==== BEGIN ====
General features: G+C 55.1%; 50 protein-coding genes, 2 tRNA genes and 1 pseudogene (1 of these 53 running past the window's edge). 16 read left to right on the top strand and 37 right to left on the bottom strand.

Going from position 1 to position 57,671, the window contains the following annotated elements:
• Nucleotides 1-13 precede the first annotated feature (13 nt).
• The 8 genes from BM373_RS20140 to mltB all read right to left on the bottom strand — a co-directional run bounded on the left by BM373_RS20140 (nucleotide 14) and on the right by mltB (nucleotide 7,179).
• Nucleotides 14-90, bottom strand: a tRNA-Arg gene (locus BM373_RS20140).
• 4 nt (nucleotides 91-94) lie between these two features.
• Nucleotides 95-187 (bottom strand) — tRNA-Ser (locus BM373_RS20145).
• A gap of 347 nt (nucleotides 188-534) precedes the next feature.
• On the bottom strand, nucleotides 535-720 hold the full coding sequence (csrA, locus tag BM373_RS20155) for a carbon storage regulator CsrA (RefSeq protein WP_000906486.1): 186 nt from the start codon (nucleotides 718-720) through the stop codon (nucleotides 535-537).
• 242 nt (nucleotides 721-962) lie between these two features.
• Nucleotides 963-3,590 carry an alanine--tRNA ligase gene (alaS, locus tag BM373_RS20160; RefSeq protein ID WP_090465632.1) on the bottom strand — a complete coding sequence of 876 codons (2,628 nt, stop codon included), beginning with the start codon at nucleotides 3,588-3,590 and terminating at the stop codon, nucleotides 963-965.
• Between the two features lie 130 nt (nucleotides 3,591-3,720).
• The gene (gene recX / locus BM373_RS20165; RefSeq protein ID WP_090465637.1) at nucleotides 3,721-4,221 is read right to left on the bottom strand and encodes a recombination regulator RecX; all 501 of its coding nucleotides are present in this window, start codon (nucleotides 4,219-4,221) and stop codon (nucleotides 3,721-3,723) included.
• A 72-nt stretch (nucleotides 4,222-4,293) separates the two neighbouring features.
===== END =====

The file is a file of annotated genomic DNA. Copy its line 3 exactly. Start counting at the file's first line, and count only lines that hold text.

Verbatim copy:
• Nucleotides 1-13 precede the first annotated feature (13 nt).